Lower braces for scaffolding maybe? --Jayron32 15:46, 23 November 2015 (UTC)
There weren't remnants of blood and traces of human flesh on the walls and ground, were there? -- Jack of Oz [pleasantries] 17:57, 23 November 2015 (UTC)
Agree with Jayron, most likely fixings for scaffold. See here [[3]]--Ykraps (talk) 20:06, 23 November 2015 (UTC)
Okay that looks like that's it, thanks both! --PalaceGuard008 (Talk) 20:49, 23 November 2015 (UTC)


While handling a time-zone problem at WP:VPT, I randomly picked Australia/Currie as my time zone temporarily. How did Currie, population 750, become the namesake of its own tz database area? Nothing at Australia/Currie explains anything; King Island (Tasmania) and Currie, Tasmania don't mention anything about the island changing time zones or jurisdictions, and Daylight saving time in Australia and Time in Australia only mention Currie in a list, rather than explaining why King Island would have had its own time zone or its own daylight saving time rules, separate from those of the rest of the state — especially given that the state's small size and the "mainland's" proximity to King Island would make it particularly odd for the island not to be on the same time as Circular Head. Nyttend (talk) 21:11, 23 November 2015 (UTC)

Just a thought, but the locals might actually want to differentiate themselves from the larger group, and this is a token way of doing so. StuRat (talk) 21:36, 23 November 2015 (UTC)
See this document, from the Australian Bureau of Meteorology. King Island (unlike the rest of Tasmania) did not use Daylight Saving Time between 1967 and 1971, hence the separate time zone. Tevildo (talk) 22:39, 23 November 2015 (UTC)
This is also a useful source for the history of time zones in Australia. Tevildo (talk) 22:41, 23 November 2015 (UTC)
(edit conflict) Hmm, no, I don't think the locals have anything to do with it - this is about the authors of the Tz database. The database attempts to define every area of the globe which has ever had a different time to neighbouring areas (where ever is defined as at least since 1970). According to this history of time zones in Australia, King Island did not adopt daylight savings at the same time as the rest of Tasmania, although this history implies it now has. - Cucumber Mike (talk) 22:45, 23 November 2015 (UTC)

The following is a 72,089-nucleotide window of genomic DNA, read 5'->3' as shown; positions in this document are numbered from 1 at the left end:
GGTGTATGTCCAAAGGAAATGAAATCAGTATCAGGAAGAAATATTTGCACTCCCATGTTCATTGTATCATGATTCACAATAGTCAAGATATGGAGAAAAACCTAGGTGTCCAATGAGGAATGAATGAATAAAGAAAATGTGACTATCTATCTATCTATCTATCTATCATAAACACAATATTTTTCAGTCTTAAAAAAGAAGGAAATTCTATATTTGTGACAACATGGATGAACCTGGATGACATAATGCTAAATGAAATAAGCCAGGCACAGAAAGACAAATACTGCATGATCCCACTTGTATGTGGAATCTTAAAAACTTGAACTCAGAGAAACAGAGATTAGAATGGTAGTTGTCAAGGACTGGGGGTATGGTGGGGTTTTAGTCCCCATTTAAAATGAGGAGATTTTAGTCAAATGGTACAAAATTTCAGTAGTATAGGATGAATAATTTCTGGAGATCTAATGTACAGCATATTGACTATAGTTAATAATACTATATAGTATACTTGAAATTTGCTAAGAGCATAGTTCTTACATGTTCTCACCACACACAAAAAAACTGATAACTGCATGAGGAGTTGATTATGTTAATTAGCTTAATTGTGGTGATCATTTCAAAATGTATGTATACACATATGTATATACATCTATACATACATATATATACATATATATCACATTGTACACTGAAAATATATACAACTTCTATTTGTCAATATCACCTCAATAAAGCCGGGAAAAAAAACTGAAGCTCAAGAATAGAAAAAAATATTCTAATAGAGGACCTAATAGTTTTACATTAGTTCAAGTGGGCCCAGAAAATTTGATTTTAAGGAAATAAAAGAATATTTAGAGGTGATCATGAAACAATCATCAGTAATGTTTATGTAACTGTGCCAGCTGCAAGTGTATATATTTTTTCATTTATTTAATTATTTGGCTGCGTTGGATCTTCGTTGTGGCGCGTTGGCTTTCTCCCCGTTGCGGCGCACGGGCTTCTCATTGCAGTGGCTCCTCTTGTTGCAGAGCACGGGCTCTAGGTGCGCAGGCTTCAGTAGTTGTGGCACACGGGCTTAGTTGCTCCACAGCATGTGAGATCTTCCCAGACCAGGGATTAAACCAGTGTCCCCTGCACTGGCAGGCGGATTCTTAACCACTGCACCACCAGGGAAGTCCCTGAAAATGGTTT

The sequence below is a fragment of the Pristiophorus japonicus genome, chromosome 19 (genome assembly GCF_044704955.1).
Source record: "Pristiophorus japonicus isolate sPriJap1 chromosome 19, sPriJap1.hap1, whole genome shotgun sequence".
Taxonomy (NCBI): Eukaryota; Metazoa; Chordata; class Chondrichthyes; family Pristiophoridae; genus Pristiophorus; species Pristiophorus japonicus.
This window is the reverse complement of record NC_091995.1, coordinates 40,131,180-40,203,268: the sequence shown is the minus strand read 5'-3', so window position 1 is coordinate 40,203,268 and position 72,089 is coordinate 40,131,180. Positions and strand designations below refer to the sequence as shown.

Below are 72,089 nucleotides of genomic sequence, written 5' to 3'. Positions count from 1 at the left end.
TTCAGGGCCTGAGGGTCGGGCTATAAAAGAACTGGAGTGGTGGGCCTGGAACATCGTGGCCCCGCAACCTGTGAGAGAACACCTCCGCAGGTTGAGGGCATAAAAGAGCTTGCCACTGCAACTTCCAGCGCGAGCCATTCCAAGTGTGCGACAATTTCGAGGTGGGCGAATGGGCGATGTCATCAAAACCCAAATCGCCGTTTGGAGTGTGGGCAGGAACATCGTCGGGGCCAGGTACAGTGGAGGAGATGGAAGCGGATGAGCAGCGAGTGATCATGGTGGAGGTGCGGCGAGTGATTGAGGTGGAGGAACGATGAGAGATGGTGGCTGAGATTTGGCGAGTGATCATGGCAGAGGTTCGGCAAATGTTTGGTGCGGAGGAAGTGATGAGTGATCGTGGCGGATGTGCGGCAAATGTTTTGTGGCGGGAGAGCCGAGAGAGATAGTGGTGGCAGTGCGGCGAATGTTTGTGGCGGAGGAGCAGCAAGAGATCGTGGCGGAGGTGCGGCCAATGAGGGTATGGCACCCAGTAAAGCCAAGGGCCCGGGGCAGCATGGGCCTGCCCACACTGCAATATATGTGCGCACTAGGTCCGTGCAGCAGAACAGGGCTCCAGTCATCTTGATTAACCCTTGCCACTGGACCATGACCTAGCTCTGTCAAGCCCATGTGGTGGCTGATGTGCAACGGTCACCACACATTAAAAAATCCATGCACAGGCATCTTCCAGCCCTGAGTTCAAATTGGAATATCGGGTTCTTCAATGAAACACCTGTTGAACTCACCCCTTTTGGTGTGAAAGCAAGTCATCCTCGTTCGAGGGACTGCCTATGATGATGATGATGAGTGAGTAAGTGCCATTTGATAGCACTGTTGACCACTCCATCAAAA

According to Page 29 of Cucumber Mike's second document (excellent find, incidentally), "the main amendment [to the bill introducing DST to Tasmania] being that King Island was to be excluded from the scheme because its economy was more closely tied to the mainland". Tevildo (talk) 22:50, 23 November 2015 (UTC)
Which mainland did that refer to? From King I's perspective, I'd have thought Tasmania was the mainland. -- Jack of Oz [pleasantries] 23:07, 23 November 2015 (UTC)
Presumably the larger landmass to its north. --Jayron32 04:52, 24 November 2015 (UTC)

November 24

Unaccomplished parents

Is there a term for a parent who has had a mediocre life/career and as a result of his/her shortcomings wants their offspring to fulfill the lifestyle they wished they themselves accomplished? Contrib raati (talk) 09:45, 24 November 2015 (UTC)

Are you talking about living vicariously, or are you talking about working to create a better life for your children? ←Baseball Bugs What's up, Doc? carrots→ 10:54, 24 November 2015 (UTC)
I suppose its vicarious after looking up the definition. That might be the word I was looking for. Can you think of any synonyms of the word vicarious but pertaining specifically to parent-to-offspring vicariousness, especially for altruistic reasons? (note english is not my first language) Contrib raati (talk) 10:59, 24 November 2015 (UTC)
Trying "to live out their dreams through their children"[4] or "living through their children", although that has very negative connotations or consequences,[5] not altruistic. Stage mothers are likely suspects. Clarityfiend (talk) 11:16, 24 November 2015 (UTC)
The behavior our OP describes is what 'normal' parents do. I suppose you could split parents into three hypothetical groups:
  1. Those who wish their children will do better than they did.
  2. Those who wish their children will do worse than they did.
  3. Those who don't care.
Category (3) parents come with a bunch of names like 'deadbeat', category (2) must be very rare - and if we do have a name for them, it's going to be considered to be some kind of mental illness or something. It follows that we don't really have a special name for category (1) because those are considered to be the 'normal' parents - who are in the vast majority. However, what we're looking for here are parents in category (1) who are relatively low achievers...but since the sky is the limit for great achievements, nearly everyone can find shortcomings in themselves that they'd like their children to overcome. Even very high achievers strive to make this happen.